Tokyo (AFP) - Japan and France on Tuesday agreed to enhance defence cooperation, including the joint development of military equipment, Japanese officials said.
Japan's Defence Minister Itsunori Onodera and his French counterpart Jean-Yves Le Drian signed a memorandum of understanding in Tokyo despite Japanese concerns about a planned sale of French warships to Russia.
The agreement comes shortly after Japan's government -- led by conservative Prime Minister Shinzo Abe -- expanded the scope of the country's forces, allowing it the right to go into battle in defence of its allies.
It also follows a commitment made by Abe and French President Francois Hollande in Paris last May to start talks on a deal to jointly develop defence equipment.
"By signing the memorandum, we agreed to further advance our defence cooperation," Onodera said.
He added that during the talks, Le Drian proposed the two countries conclude a "Acquisition and Cross-Servicing Agreement (ACSA)", a bilateral pact Japan has already signed with main ally the United States and Australia.
Such a deal would enable the two countries to exchange food, fuel, transportation, ammunition, equipment and other support.
France appeared interested in developing defence equipment based on robot technology as well as unmanned systems such as underwater vehicles, Onodera said.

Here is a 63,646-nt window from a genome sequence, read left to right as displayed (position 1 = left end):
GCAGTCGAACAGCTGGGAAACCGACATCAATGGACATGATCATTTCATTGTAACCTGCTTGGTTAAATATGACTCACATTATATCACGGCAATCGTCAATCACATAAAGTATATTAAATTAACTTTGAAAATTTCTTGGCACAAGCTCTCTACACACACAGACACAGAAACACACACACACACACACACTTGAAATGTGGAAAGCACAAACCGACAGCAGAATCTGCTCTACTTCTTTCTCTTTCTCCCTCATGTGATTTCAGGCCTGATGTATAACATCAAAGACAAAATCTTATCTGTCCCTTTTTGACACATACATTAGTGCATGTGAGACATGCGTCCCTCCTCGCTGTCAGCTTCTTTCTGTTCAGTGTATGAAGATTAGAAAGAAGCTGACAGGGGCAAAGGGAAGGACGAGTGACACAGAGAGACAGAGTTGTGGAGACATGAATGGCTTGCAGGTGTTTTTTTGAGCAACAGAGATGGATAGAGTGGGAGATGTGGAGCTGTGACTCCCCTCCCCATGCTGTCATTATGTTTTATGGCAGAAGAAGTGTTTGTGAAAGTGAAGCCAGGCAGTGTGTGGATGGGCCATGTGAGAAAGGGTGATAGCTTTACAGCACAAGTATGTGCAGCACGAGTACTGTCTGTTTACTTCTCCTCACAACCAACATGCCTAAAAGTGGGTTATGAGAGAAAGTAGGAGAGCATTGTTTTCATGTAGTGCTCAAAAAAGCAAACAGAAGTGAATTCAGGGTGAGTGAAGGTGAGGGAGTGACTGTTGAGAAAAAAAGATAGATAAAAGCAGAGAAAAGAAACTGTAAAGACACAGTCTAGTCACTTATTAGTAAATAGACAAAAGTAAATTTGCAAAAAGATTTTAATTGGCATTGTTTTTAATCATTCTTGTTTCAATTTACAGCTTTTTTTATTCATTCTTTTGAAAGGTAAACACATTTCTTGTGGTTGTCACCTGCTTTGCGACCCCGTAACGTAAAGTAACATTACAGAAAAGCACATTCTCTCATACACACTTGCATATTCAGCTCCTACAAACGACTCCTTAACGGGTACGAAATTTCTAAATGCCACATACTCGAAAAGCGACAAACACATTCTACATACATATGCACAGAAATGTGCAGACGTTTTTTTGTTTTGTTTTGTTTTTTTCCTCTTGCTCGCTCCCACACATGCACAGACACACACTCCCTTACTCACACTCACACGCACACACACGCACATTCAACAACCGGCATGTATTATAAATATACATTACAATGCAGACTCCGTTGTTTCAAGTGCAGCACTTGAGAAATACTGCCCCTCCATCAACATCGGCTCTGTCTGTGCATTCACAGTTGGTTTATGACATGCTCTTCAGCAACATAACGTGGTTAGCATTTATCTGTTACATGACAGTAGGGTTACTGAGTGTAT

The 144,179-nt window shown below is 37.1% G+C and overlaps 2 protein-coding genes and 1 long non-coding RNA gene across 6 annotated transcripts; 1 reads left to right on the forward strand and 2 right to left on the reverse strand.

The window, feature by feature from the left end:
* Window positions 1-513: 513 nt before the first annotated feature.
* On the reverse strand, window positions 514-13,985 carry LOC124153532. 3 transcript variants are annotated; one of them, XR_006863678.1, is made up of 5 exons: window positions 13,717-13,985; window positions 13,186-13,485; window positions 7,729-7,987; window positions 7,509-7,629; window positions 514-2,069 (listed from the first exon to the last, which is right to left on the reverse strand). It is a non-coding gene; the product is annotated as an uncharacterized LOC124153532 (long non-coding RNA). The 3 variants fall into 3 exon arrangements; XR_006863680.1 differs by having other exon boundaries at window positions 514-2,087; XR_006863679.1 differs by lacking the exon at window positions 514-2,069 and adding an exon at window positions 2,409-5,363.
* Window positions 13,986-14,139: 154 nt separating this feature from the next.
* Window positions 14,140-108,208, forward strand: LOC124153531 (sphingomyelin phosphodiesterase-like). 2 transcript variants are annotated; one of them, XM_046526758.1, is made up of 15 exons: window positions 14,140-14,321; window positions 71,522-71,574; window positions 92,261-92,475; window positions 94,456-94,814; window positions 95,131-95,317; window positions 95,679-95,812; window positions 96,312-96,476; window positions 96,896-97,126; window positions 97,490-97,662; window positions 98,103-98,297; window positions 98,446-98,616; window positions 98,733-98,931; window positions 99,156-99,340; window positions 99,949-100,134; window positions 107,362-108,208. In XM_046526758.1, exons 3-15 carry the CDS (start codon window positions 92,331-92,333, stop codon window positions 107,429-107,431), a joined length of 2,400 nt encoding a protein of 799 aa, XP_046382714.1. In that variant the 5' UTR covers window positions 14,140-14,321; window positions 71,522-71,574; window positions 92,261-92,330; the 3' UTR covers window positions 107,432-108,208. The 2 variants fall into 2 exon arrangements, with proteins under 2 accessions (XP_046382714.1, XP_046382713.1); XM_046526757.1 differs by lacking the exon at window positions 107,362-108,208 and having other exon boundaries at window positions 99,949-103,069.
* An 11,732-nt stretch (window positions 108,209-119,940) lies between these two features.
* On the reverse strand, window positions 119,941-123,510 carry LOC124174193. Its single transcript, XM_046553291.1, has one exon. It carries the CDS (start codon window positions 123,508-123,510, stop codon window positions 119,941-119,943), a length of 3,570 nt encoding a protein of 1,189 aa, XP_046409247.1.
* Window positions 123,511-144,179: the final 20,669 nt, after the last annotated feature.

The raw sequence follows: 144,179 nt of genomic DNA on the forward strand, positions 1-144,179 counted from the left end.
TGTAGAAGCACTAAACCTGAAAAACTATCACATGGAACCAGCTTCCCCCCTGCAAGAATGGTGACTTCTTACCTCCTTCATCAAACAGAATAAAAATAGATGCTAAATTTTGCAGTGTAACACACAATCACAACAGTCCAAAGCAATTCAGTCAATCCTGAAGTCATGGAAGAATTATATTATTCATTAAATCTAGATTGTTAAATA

Onodera said he had asked Le Drian to stop France's planned sale of two amphibious assault ships to Russia because of fears they are to be deployed in Ukraine and the Far East.
But Le Drian, according to Onodera, said payment for the Mistral-class carriers, which are capable of launching helicopter, tank and missile attacks, had already been made.
Japan's agreement with France is the second with another country this month after it decided to conduct joint research on air-to-air missiles with Britain.
In April, Japan eased its rules on arms exports to boost defence development with other nations.
Japan's loosening of restrictions on its powerful military earlier this month was a major and highly controversial shift for the nation's pacifist stance.